The Captive Insurance Times interview with CEO and President, Stephen Roseman who discusses focusing on thought leadership in the captive space. View the article by Ned Holmes here or read below:
New USA Risk Group CEO and president Stephen Roseman explains why the dynamism of the insurance market means his company must become a thought leader in the captive space.
How are you settling into your new role as CEO and president at USA Risk?
It is a relatively unusual situation in so far as the formal role of CEO and president at USA Risk is new for me but I have been very involved in the company since [Spencer Group] acquired the company three years ago. So, I am new to the title but not to the company or the role. I have been very involved with all the folks here, with the officer and leadership team, with the office heads and with the business strategy as we think about how the captive industry and our business are developing.
What is your long-term plan for USA Risk Group in the captive space?
There is a lot of opportunity for growth, and it has been our top priority for 2018. In fact, it’s been our top priority going back as far as the last few years; it’s been what we have been working towards, we’ve been focusing on growth. From our standpoint, if you look at the Fortune 1,000, I know some people will quote statistics about captive penetration in the Fortune 500 or the Fortune 100, but if you think about the Fortune 1,000 I would argue that that market is overserved, meaning there is a lot of folks focusing on that particular market. At the same time when you look at the whole rest of the market globally and certainly domestically, it is very underserved. Regarding what we see and what we’re focused on, the idea is to make sure that we are out there as a thought leader and an education leader in the captive space, especially given the changes and how dynamic insurance is becoming. More so than it historically has been it is dynamic for the client base and dynamic for the solutions providers, whether you are a captive manager or you’re just one of the commercial insurers, so being a thought leader and a business practice leader is critical for us.
What has USA Risk Group got planned for the next six to 12 months?
Have you put any new plans in place since starting the role? We are focusing on allocating resources to this growth and outreach from an education standpoint. Outreach to establishing our role as a thought leader for education for example, as part of the next six to 12 months that is a significant focus. Since I took over the role my phone has been ringing off the hook with companies throughout the insurance, consultancy and captive world, all parts of the food chain reaching out to me to explore how we might work together, collaborate and grow together. That is going to be a big emphasis, our involvement in the ecosystem is going to expand dramatically over the next six to 12 months.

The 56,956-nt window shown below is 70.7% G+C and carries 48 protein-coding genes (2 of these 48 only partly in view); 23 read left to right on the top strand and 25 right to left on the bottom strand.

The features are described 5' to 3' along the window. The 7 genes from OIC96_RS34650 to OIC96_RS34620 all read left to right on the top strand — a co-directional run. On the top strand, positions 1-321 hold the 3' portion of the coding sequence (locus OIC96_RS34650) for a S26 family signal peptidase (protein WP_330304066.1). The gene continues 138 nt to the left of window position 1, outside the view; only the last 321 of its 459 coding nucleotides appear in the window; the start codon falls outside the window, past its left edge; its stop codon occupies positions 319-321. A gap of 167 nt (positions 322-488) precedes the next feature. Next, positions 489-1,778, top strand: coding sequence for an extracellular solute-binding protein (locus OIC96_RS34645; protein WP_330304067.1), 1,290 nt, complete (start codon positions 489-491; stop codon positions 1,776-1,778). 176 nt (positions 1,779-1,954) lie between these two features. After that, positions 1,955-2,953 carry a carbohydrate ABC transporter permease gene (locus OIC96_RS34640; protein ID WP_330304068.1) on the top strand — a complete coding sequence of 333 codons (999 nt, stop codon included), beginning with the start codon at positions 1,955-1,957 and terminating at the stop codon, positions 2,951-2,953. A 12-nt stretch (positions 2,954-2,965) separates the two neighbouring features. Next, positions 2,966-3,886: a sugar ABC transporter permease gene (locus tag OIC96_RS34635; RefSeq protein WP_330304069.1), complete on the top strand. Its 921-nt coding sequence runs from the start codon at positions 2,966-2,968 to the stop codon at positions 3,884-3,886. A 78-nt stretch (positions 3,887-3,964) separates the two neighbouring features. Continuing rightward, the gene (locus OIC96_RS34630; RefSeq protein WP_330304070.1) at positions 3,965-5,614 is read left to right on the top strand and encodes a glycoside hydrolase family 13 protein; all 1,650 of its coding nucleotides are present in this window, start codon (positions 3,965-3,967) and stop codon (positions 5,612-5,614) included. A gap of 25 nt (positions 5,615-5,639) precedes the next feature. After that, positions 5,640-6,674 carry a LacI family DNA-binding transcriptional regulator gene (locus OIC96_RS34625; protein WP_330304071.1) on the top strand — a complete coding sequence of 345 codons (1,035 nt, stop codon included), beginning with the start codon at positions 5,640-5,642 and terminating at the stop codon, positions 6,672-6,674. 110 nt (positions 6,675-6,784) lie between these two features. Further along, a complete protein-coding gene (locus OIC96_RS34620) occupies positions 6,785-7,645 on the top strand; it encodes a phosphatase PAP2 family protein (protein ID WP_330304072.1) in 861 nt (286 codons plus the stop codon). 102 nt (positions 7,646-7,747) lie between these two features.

How strong do you think the current US captive market is?
In what is widely understood to be a challenge, some of the largest, oldest domiciles in the US have been soft in terms of formations in the last few years, and that’s not to say there is no growth at all in captives but certainly in some of the more established domiciles growth has been anaemic and that is as a result of the softening of the market. From our standpoint, as people have a better understanding of how to use captives and where captives might fit the market will eventually harden. We want to be there as an education and thought leader with helping prospective clients understand how they might better use captives as an alternative risk financing tool. I believe the softness in the market today from a captive formations standpoint is transitory. Obviously, tax reform has had something of an impact at least regarding the conversation people are having about captives, but I also believe that this tends to be cyclical and the cycle will turn.
What effect do you believe the US Tax Reform and BEPS will have on the captive market in the US?
The biggest challenge from our standpoint with the US tax reform is the digestion of the sweeping change and understanding the knock-on effects. We have a dedicated tax counsel that has focussed on this from a few different firms, so we are getting a variety of thoughts on this regarding how they perceive this tax reform will impact captives. The clear message from them is that wading through the morass of tax reform regulatory change is proving to be complex and for all of the potential positives that have come about in terms of tax reform, lower corporate tax rate domestically for example, there are tweaks and nuances to rules around captives, definitions of what it means to be an owner and rules of what it means to be an owner of an offshore vehicle for example and that is the part of the complexity that in our experience tax counsels are wary of.
We want to be there as an education and thought leader with helping prospective clients understand how they might better use captives as an alternative risk financing tool."